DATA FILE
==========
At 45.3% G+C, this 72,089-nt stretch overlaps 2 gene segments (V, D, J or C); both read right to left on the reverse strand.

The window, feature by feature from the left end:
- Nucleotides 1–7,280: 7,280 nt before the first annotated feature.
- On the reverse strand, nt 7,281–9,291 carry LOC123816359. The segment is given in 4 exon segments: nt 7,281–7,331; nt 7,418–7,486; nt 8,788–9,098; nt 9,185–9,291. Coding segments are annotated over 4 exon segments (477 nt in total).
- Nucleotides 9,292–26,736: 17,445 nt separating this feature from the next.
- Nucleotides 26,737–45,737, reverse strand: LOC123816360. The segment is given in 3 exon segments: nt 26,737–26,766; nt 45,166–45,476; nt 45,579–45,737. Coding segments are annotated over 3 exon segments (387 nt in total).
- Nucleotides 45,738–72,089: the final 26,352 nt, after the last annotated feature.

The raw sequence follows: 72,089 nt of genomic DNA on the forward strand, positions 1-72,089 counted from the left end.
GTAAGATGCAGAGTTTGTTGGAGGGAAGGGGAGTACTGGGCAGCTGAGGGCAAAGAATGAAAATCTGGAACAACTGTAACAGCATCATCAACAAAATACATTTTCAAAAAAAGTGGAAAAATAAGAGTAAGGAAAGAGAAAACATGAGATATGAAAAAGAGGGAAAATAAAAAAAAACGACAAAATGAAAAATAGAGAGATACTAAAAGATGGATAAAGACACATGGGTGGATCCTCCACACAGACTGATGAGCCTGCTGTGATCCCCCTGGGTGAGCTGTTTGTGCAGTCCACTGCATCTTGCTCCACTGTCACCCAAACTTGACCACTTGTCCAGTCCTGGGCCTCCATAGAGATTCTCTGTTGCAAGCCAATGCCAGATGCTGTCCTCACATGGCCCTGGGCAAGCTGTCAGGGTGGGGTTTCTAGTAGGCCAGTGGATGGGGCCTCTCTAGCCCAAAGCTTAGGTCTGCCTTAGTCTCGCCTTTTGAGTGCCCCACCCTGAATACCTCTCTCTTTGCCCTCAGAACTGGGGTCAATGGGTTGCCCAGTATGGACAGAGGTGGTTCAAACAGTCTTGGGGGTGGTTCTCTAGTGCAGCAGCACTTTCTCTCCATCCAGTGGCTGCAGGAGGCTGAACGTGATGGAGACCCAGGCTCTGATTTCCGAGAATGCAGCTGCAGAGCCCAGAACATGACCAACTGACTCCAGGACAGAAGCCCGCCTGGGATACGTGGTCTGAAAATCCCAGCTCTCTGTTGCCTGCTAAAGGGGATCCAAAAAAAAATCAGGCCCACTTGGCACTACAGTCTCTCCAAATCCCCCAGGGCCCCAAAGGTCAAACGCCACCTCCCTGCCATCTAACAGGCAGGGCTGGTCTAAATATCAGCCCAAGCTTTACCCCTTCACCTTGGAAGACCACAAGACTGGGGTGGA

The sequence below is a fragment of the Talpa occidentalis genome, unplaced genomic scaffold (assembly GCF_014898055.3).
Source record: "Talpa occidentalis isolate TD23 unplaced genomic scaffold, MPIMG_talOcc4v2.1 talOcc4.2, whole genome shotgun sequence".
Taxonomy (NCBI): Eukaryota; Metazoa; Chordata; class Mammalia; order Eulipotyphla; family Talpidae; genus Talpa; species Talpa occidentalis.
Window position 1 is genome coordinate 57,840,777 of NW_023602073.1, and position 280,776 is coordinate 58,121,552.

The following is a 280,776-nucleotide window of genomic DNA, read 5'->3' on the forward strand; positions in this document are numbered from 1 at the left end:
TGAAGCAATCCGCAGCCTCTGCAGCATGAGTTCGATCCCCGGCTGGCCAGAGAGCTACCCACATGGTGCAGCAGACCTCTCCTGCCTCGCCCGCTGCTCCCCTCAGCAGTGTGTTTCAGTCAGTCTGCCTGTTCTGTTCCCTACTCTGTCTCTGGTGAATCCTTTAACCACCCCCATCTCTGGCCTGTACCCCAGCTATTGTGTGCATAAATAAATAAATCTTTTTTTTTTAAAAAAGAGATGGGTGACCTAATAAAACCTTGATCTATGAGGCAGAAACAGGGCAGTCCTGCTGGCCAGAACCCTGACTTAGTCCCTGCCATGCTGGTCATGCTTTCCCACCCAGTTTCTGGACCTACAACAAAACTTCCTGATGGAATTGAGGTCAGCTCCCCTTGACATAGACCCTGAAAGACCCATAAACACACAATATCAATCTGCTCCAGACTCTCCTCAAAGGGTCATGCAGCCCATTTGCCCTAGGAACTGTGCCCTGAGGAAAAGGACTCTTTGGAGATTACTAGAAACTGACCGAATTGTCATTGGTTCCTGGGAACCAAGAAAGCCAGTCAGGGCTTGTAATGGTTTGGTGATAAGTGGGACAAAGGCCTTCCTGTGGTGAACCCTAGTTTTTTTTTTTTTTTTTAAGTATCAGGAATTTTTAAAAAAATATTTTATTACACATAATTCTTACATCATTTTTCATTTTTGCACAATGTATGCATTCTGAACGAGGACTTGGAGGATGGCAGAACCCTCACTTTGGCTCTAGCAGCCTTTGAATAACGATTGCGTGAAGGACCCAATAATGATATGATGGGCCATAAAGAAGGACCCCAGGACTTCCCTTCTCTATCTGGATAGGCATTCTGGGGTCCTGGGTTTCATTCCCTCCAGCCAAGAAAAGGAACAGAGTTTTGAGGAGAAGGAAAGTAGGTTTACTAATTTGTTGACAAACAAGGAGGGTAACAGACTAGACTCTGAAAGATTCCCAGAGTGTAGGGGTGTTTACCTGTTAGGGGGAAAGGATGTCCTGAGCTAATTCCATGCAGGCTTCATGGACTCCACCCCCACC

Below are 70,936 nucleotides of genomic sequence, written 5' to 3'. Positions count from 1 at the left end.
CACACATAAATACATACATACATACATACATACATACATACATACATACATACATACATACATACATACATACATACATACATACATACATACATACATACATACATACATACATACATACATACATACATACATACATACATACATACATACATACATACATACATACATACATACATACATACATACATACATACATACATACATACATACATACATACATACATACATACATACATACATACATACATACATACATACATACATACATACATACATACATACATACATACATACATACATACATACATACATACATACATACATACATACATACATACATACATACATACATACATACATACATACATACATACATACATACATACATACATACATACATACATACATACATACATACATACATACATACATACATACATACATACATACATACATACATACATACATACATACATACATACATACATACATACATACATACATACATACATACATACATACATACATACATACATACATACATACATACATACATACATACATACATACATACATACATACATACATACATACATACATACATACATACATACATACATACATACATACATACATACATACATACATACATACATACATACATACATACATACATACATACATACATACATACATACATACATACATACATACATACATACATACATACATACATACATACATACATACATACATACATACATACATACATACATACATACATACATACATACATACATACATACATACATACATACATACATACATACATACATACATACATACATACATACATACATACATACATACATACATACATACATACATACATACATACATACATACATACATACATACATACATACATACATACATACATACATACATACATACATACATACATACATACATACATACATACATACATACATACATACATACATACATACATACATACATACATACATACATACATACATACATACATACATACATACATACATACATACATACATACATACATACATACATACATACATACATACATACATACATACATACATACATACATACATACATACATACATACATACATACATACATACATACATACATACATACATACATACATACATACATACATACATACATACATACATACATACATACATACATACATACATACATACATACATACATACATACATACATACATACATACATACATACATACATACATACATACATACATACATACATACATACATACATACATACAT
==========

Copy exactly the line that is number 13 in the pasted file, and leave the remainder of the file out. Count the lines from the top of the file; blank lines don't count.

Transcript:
Window position 1 is genome coordinate 57,840,777 of NW_023602073.1, and position 280,776 is coordinate 58,121,552.